SoundCloud, the ‘YouTube for audio’, cuts 173 jobs, closes San Francisco, London offices

Some rough news today for SoundCloud, the audio streaming site whose content is largely based around uploads from its 175 million users in 190 countries. The company has announced that it is laying off 173 employees, and it is closing offices in San Francisco and London. The moves are being described as cost cutting measures “to ensure our path to long-term, independent success,” in the words of co-founder and CEO Alex Ljung, who revealed the news in a blog post. The startup, which was founded in Berlin in 2008, will continue to have offices in Berlin and New York.

The news comes after a rough period for SoundCloud. After entering into talks but never closing two potential acquisitions, first to Twitter and then to Spotify, Soundcloud arranged a $70 million credit line in March of this year to help the business continue to operate as it worked on closing a round of funding believed to be in the region of $100 million.

Today’s news could mean one of two things: either the funding never closed and/or investors who are considering it have laid down some cost-cutting conditions in order to see it go through. The fact that there is no funding round being announced today makes me guess that the round has yet to close.

SoundCloud — which was co-founded by Ljung and Eric Wahlforss — to date has raised around $193 million. Its current investors include Universal, Sony and Warner Music — who all took stakes as part of the company’s efforts to move away from a strong issue around licensing for tracks uploaded to its platform.

Other backers include as a number of VCs and others including GGV, Index, IVP, KPCB, Twitter (who invested about two years after the acquisition deal fell through) and Union Square Ventures.

At the time of the credit line, the company told us in a statement that it was expecting 2.5-times year-on-year growth at the company:

“We are pleased to have secured a flexible $70 million credit line from Ares Capital, Kreos Capital and Davidson Technology that is ideally structured for a company with our strong credit rating and in our stage of growth,” a spokesperson for the company said in a statement. “This new funding will enable SoundCloud to strategically grow our technology and personnel resources to fuel our expected 2.5 times year-over-year growth in 2017, while building a financially sustainable platform on which our connected community of creators, listeners and curators can thrive for years to come.”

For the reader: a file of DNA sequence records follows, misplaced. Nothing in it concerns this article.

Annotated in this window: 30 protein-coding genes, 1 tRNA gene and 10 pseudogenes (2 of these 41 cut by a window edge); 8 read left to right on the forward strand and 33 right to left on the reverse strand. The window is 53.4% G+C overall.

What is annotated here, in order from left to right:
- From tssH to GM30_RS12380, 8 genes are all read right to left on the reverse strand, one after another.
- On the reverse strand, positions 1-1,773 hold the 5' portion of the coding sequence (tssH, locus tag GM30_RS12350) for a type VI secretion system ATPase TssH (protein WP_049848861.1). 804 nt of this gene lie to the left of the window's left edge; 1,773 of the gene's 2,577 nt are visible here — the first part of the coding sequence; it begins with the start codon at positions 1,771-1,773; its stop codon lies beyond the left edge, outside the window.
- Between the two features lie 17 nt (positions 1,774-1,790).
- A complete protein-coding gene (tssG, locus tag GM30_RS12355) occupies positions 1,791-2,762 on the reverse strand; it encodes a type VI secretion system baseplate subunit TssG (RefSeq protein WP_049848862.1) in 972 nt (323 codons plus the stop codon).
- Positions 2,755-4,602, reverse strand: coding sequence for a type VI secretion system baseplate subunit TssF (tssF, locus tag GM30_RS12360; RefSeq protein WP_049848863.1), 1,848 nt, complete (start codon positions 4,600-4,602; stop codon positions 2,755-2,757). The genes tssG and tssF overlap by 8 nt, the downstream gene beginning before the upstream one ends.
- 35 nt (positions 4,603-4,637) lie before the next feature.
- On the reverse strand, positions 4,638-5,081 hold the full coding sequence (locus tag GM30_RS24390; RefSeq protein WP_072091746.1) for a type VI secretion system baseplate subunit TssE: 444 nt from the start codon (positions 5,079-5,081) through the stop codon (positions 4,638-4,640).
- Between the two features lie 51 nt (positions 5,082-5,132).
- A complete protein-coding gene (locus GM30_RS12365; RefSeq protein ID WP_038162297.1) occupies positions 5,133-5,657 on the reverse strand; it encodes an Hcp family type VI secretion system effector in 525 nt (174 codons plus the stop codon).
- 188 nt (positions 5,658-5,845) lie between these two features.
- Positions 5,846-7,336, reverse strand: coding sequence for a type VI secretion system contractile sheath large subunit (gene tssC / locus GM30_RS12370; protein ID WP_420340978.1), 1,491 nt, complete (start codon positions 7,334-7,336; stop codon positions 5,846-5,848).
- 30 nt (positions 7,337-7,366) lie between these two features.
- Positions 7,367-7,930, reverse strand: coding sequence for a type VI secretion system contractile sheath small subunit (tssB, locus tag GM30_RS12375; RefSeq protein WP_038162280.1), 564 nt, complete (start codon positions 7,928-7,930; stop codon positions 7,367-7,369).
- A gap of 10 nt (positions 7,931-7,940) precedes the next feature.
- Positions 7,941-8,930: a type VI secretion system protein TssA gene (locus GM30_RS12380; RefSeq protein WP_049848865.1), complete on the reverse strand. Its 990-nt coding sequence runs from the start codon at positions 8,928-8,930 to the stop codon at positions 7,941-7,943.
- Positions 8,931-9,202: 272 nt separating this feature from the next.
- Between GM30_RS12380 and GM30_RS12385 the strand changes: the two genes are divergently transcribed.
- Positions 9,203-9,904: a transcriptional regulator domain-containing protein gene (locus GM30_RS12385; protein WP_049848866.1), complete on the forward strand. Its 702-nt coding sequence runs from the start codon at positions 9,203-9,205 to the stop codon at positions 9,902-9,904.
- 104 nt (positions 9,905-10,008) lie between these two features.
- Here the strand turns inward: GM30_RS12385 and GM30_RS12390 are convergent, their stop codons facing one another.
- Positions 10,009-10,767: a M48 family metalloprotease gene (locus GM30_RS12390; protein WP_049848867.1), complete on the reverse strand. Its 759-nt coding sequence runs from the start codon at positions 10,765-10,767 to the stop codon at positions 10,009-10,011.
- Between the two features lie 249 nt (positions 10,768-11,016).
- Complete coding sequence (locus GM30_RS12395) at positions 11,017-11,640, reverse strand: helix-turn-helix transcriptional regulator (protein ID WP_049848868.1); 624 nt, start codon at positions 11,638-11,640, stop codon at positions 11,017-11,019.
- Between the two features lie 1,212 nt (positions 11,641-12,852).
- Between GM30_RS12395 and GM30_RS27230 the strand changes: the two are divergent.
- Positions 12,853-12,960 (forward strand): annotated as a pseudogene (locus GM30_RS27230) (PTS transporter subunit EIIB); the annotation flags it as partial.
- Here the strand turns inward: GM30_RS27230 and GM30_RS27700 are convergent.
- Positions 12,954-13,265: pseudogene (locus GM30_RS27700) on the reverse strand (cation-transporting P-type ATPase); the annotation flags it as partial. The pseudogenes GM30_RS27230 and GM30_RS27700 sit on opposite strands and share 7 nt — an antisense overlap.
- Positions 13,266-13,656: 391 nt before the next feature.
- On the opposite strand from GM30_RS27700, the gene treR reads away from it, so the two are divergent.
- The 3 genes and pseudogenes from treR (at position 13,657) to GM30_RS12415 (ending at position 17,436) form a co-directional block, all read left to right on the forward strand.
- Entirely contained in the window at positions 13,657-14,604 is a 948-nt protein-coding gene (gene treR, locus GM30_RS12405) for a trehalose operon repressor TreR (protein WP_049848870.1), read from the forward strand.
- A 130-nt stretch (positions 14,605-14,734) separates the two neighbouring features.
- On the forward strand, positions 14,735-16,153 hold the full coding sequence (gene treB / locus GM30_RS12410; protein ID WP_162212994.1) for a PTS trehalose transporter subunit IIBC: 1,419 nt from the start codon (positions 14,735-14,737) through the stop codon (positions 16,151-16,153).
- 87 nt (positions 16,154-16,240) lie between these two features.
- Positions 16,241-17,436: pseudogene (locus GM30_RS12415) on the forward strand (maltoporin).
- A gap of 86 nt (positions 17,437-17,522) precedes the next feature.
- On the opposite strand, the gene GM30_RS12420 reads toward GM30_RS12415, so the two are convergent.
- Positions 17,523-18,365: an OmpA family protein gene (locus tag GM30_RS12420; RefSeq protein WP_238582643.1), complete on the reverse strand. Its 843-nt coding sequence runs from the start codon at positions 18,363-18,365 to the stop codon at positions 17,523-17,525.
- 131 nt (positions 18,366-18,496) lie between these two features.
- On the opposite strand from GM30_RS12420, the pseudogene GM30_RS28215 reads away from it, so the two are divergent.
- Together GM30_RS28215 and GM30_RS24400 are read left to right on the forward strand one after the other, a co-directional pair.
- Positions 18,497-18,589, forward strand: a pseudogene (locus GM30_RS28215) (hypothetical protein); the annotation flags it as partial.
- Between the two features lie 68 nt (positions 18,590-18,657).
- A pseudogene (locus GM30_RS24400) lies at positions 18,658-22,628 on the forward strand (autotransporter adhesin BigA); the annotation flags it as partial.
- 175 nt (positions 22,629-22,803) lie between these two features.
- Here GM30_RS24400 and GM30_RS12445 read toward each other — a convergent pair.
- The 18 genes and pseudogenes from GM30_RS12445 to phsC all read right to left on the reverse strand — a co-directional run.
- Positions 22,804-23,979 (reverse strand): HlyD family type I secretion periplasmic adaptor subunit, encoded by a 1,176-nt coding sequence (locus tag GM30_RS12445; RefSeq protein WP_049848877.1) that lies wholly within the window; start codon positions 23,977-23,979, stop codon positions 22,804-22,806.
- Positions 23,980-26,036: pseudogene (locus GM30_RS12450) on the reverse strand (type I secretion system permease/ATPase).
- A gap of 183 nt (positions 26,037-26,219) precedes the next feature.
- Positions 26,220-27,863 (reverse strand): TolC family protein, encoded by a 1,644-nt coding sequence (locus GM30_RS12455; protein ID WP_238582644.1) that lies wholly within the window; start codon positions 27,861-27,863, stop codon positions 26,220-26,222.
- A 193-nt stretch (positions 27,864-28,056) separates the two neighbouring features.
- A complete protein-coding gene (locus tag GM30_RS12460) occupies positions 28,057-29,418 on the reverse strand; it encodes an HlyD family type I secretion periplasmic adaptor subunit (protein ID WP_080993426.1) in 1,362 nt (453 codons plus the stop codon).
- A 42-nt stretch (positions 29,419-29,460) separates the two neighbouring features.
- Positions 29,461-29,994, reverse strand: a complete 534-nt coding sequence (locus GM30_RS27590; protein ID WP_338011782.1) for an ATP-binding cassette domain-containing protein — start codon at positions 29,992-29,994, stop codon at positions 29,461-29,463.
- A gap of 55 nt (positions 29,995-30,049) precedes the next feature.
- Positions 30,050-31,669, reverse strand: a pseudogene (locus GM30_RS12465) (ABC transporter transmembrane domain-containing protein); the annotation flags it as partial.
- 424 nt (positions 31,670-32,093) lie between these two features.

In today’s blog post by Ljung, he noted that revenue has “more than doubled” (notably leaving out the 2.5x figure). But in any case, those revenues are not massive: in the company’s last UK filings, a condition of operating in the UK, it noted that 2015 revenues were at €21.1 million, or $24 million, implying fiscal year 2016 revenues of about €50 million.

But at the same time, SoundCloud’s losses have continued to grow: 2015’s net loss was just over €51 million.

In addition to funding and financial issues, there are questions about what direction the actual business is taking.

SoundCloud has been making a lot of efforts to build out revenue-generating services, currently focused mainly around subscription tiers for premium content for users; special tiers for content creators; and advertising. However, it’s not at all clear how many users it has picked up in these areas, or how well the ad play is working as the company has never disclosed numbers.

It has also faced a lot of changes in its personnel. Most recently, the company parted ways with its chief content officer, Stephen Bryan. It’s chief revenue officer, Alison Moore, who joined last year, appears to still be with the company.

The bigger picture has been a somewhat grim one for the digital music industry: although digital has overtaken recorded, physical music as the primary way that people “purchase” and consume music today, the economics of the business have never added up. Pandora and Spotify, the two biggest streaming companies today, are both operating at a loss. Pandora recently picked up a new investor, Sirius XM, but it appeared to come at its own cost: the company also sold off its Ticketfly ticketing business, parted ways with its iconic CEO and closed its small international operations.

Spotify, meanwhile, is still inching its way to an IPO, but you can see why the company is taking it slow: given the number of casualties and challenges in the digital music industry, I’m guessing the company wants to build up as large of a business as it can, both in terms of users and revenue-generating services, as it can before debuting in the unforgivable public markets.

I wouldn’t write off SoundCloud just yet, though. The company has a massive user base and, for now, at a time when video continues to be what everyone focuses on, occupies a unique place in the market as a platform for creators to share their audio work. Whether that gets superceded by others with bigger pockets, is one big question; as is the other of whether SoundCloud finally figures out a winning formula from making money out of this still-popular format.